Some schools use low-tech solutions. The Bandon School District on Oregon's south coast plans to deliver and collect physical packs of study materials and assignments to 18 percent of students that superintendent Doug Ardiana says doesn't have an internet connection at home.
When the governor of Oregon, Kate Brown, closed schools on March 12, the Bandon schools sent out "additional" learning tasks that did not have to be returned. Schools are now closed for the rest of the school year and schools are expected to offer distance learning programs, including graded assignments.
To prepare students for these tasks, teachers film lessons that students can watch online from home. "It's a whole new thing," said Courtney Wehner, a third-grade teacher at the Ocean Crest Elementary in Bandon. "I'm not used to hearing my voice recorded."
For students without Internet access, the school sends material packages home either by post or with school bus drivers wearing protective equipment. Students who can use them receive DVDs or USB sticks with the recorded lectures. Wehner says that includes all of her students. Others must rely on written material.
Wehner says the parents of her students, who lack broadband internet, will take photos of completed tasks with their cell phones and send them to them for grading. District students who cannot return jobs this way return completed jobs with bus drivers or the mail, and someone in their school, who is also wearing protective clothing, scans the jobs and uploads them to a server that teachers can access from home. The teachers check and correct the tasks and print them out. The corrected tasks are returned to the students three days later.
A $ 20 billion fix for a $ 70 billion problem
The FCC has spent billions in recent years to close the digital divide. However, this gap remains in part because the agency has repeatedly underestimated the scope of the problem, says FCC Commissioner Jessica Rosenworcel. "How do we know we're sending money to the right places?" She asks.
The Rural Digital Opportunity Fund, which has replaced a previous initiative called Connect America Fund, provides carriers with money to build broadband in communities that have no access to connections at least 10 megabits per second. It is planned to send $ 20.4 billion to carriers over a 10-year period to expand rural broadband access. According to John Windhausen Jr., Executive Director of the Schools, Health & Libraries Broadband Coalition, the Fiber Broadband Association is estimated to cost $ 70 billion last year to bring fiber networks to 90 percent of the US by 2025.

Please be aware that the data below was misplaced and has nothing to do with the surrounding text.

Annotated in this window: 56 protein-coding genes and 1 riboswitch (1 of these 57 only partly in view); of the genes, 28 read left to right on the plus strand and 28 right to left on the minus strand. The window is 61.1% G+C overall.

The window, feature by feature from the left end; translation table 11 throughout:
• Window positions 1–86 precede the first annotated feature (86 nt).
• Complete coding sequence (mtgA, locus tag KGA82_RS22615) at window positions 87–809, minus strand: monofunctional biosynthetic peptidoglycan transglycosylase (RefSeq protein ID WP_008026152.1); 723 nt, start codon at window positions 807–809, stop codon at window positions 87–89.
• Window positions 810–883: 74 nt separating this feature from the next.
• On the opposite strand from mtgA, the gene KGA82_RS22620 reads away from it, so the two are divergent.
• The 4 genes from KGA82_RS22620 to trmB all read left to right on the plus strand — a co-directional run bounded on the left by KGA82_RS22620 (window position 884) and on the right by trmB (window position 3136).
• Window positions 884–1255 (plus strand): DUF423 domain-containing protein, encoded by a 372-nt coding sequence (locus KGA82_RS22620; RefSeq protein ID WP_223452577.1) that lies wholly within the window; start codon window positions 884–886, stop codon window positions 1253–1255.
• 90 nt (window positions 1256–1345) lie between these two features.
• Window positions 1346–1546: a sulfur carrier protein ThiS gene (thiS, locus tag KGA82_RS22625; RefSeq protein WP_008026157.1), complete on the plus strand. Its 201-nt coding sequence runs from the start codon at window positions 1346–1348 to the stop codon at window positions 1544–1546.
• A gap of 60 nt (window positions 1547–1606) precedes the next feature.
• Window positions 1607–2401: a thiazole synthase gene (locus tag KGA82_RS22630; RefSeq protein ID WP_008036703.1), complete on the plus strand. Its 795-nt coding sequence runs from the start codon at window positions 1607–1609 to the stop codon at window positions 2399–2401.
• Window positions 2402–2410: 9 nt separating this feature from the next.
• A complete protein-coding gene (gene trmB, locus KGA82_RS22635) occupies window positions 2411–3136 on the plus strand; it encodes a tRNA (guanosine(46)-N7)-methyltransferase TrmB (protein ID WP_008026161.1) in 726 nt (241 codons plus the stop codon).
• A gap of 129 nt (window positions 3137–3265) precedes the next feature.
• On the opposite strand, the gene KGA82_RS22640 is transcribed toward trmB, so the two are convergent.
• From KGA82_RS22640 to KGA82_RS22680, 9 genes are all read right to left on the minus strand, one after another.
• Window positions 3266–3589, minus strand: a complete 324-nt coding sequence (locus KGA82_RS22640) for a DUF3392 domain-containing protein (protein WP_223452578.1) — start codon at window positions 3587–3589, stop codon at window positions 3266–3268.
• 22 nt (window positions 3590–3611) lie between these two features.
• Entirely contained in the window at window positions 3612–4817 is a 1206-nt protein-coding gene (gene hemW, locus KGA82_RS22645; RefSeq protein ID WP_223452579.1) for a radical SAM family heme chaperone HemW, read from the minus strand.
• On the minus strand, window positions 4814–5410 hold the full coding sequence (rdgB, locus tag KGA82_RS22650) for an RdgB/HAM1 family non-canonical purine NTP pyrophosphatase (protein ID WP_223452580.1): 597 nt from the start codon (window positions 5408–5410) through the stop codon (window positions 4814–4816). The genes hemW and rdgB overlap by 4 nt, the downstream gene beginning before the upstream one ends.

Aside from network operators' commitments not to interrupt the service, the FCC has allowed libraries and public schools to offer public WiFi while the buildings are closed without risking FCC funding, and has a large portion of the spectrum for unlicensed WiFi use provided instead of auctioning licenses for it; Proponents say this could facilitate the delivery of broadband wireless services in rural or low-income areas.
Critics say, however, that the FCC has hindered efforts to close the digital divide in recent years. Last year the FCC decided to auction off the radio spectrum reserved for schools to the highest bidder. According to Windhausen, schools, municipalities and non-profit organizations will find it more difficult to use this frequency spectrum to create their own mobile services.
The FCC, chaired by Ajit Pai, has opposed the expansion of Lifeline, a 35-year-old program that subsidizes access to low-income households' telecommunications services. However, the lifeline has remained intact. In February 2019, a federal appeals court overturned Pais' attempt to limit broadband subsidies for tribal residents. Another Pai proposal that would have prevented poor people from buying Lifeline plans from network resellers has been tacitly rejected after widespread conviction. Pai continued in mid-2019 with the proposal to limit overall universal service spending, including Lifeline, but the plan has not yet been finalized.
This story originally appeared on wired.com.